All of that has nothing to do with my personal opinion of the Center for Public Integrity. In the aforementioned Q&A interview, Brian Lamb made an excellent point. Buzenberg was there to talk about the investigation on misstatements, and Lamb introduced news headlines citing the Center's research. His point was to illustrate the low expectations in contemporary news media. The Center did extensive research on statements by individuals in the Bush administration. The mainstream media just reported it. It was an interesting point that media sources inform the public by saying, "a new study shows..." and giving a brief summary. It really isn't an expectation of mainstream media to do their own investigative reporting anymore. It's quite depressing when you think that nonprofits and think tanks do the investigative wok and media does little more than deliver the headline to their audience. Hell, in some cases corporations are the ones funding the studies. Investigative journalism is a dying art. I have a lot of respect for the Center for Public Integrity and for its founder, Charles Lewis. My intent was not to reinforce Rove's assertions of bias, but to question his reaction as if bias and lies were the same thing.

If there is, in fact, someone affiliated with the Center for Public Integrity who stumbled upon this blog; I may be facing some more snaps. I will say this - I'm planning a trip to DC next week for spring break. If I have in any way misrepresented the Center, you may prove me wrong in person.


Publici08 said...

Kathleen, visitors, including yourself, are welcome to visit the Center if you're ever in Washington, D.C. The Center's website was not officially launched until the end of Clinton's second term, which would explain why you found more citations for "Bush" than "Clinton." Had you searched "Gore" you'd find at least 8 additional stories. As for your statement, "bias itself is subjective," the Center uses primarily publicly available information as the basis for its independent investigations; factual, undisputed, documented data that is not "biased" by contributions or involvement by governments, corporations, labor unions, anonymous donors or advertisers - all groups which the Center does not accept donations. The Center was the first group, media or otherwise, to write about the Clinton administration's selling of the Lincoln bedroom, hence the recurring mention of this series of stories, which were also widely quoted by many conservative groups and politicians when first released. The Center was also the first to uncover Abramoff's travel and lobbying connections, which resulted in wide-spread media coverage and score of congressional guilty pleas by both Republicans and Democrats. As for the Iraq War Card project, the Center was the only media outlet to collect, assemble, organize, analyze and make publicly available a database on the Bush administration's statements prior to the invasion- a newsworthy topic that amazingly no mainstream media organization has done, as you pointed out. It's not that the Center "does not take kindly to accusations," rather, the more important issue, which I want to stress here, is the misunderstanding and misinformation that people have about the Center. Hopefully through this discourse I have changed that.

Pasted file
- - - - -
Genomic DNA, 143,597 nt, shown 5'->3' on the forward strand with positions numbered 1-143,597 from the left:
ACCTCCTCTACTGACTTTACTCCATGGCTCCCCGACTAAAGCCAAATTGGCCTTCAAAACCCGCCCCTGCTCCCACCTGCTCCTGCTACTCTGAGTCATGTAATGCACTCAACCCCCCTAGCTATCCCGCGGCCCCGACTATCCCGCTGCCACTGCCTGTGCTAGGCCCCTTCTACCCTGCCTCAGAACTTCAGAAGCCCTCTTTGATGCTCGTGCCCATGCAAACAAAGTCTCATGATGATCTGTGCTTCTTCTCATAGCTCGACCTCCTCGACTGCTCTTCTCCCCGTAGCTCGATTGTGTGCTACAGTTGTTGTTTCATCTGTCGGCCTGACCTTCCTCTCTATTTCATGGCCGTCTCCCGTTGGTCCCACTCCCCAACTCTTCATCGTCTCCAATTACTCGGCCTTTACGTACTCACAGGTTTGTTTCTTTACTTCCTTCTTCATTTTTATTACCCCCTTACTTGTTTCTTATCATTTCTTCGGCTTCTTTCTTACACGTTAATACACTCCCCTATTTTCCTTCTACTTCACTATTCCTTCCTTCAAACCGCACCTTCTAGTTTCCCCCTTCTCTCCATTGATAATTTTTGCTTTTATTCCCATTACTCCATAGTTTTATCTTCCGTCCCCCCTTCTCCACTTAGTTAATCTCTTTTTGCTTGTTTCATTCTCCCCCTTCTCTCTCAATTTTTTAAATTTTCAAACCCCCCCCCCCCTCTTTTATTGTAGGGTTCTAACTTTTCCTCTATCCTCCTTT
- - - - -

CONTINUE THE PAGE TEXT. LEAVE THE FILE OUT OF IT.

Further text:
andrewswift said...

+1 for the Marlo reference.

andrewswift said...

Hey, can you guys give me a job?

Kathleen said...

I guess that leaves me with the question of bias vs. influence. I understand the importance of refusing donations from interested parties, but anyone with values has a bias toward specific issues or topics. This isn't a criticism. The suggestion of being in Soros' pocket is a bad thing, but investigating issues that are more progressive is not.

I appreciate the work that the Center has done, and it's sad (and somewhat frightening) that investigative journalism is a dying art. I agree with Brian Lamb's point - journalism seems to be more about citing sources than investigating issues. I respect the exhaustive research of the Center. While I'm more than a little surprised that you've acknowledged us punk college students out here in Iowa, I appreciate it. I also hope that the Center will add some archives to the website with links to the older studies. If you need someone to set that up for you, I hear Andrew Swift is looking for a job. He's a very hard worker and I'd be happy to drop off his resume for him next week.